In the top of the two lines you will find the performance of the secured EUR tranches, in the second line we have calculated the performance in dollars because this corresponds to the performance that the asset would have achieved in dollars, i.e. on the fund's home market . Since the movements of the euro are hedged against the US dollar, the euro tranches would, according to a naive assumption, have a performance that is almost identical to the dollar performance of the unhedged tranches. In fact, the performance of the fund tranche pairs diverges significantly, as a comparison of the performance figures shows (as I said, this is only a calculation example. Investors who hold these tranches have a different performance as a result of the currency conversion into EUR achieved - they have benefited from the rising dollar exchange rate in the past twelve months.)

The dollar performance of AB American Income was up 13.99 percent over the past twelve months to the end of October. The currency-hedged tranche of the fund in the line above shows a performance of only 8.9 percent. Since the fund costs of both tranches are identical, the difference primarily corresponds to the costs of currency hedging over the twelve-month period. In the case of PIMCO Total Return, the original version in dollars rose 11.79 percent in the past 12 months, while the hedged version of the same fund gained only 6.78 percent. The Vanguard index fund, which is based on US government bonds, gained 5.79 percent in dollars and 1.01 percent in the currency-hedged variant.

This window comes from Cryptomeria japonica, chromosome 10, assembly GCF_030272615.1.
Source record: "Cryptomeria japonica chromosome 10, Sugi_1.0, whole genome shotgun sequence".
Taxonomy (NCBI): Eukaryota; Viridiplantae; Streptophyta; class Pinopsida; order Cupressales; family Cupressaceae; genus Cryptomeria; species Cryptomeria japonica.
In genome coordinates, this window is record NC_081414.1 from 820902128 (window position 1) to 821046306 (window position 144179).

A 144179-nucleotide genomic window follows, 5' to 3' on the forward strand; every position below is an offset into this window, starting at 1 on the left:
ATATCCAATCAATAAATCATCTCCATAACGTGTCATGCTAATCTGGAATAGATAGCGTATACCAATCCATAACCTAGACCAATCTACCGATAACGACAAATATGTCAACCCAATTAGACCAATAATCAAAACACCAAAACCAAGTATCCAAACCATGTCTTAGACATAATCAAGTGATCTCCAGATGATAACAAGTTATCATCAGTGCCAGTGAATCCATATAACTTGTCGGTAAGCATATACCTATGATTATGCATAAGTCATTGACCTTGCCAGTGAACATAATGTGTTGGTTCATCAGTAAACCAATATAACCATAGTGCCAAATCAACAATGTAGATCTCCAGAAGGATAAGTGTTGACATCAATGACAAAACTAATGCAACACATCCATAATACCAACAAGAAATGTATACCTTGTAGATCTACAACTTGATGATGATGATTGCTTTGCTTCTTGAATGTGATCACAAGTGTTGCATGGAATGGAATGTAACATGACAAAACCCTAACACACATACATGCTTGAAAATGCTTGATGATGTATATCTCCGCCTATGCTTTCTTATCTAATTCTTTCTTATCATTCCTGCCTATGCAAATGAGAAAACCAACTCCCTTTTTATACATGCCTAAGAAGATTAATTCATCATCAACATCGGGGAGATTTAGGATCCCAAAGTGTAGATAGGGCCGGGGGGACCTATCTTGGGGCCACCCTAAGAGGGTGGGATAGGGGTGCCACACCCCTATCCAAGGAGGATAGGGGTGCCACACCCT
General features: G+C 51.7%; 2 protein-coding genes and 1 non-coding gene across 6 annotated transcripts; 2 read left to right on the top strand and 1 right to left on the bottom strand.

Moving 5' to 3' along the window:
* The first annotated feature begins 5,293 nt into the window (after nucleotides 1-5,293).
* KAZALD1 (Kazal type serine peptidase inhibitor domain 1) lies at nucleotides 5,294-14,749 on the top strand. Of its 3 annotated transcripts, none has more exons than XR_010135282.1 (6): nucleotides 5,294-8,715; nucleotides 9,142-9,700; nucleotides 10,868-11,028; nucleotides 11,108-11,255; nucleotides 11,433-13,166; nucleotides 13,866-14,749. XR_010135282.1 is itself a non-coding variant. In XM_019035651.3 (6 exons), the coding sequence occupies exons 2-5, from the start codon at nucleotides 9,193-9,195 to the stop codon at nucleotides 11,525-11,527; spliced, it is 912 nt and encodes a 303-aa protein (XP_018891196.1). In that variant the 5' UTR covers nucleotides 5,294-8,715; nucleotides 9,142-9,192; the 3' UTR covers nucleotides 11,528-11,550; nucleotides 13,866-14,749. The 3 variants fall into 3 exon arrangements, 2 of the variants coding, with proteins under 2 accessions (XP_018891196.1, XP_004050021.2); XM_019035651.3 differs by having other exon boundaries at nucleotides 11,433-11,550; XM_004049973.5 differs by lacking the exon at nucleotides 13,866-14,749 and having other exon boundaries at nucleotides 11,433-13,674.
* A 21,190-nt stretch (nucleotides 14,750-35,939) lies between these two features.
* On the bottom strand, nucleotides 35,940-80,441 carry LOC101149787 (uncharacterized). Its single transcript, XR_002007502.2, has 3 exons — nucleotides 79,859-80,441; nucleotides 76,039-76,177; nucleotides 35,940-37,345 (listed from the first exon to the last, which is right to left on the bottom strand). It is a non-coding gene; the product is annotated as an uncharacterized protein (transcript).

Table: What Was Left of the Dollar Performance: The Cost of the Interest Rate Differential

Our example leads us to the conclusion: As is well known, there is no free lunch on the capital market. Temptingly simple ideas that secure investors supposedly risk-free additional income are either figments or they are not exactly that: risk-free. This also applies to currency hedging.

Even if currency-hedged tranches reduce volatility, that does not mean that investors who have eliminated the currency risk will achieve returns that correspond to the conditions of the home market of the asset. In other words: if you absolutely want to eliminate the foreign currency risk, you run the risk of missing your profit targets.

As an alternative, investors from low-interest regions remain the following options:

- Pay the hedge costs (and consequently reduce the return claims);

- Take the currency risk (and live with the increased volatility);

- Avoid high-yield regions and deal with the higher-yielding options on the home market, even if these seem rather modest;

- Cut the costs. There are often inexpensive alternatives for existing investments, mostly in the form of ETFs;

- Put the investment strategy to the test and rethink the return targets, the risk-bearing capacity, the investment period or the liquidity premises.

This post is part of the topic week on bonds and bond funds 2019. Here you can find the overview article, which also links to all articles.

The analysis in this article is based on our professional investor tool. For more information on Morningstar Direct, please visit here.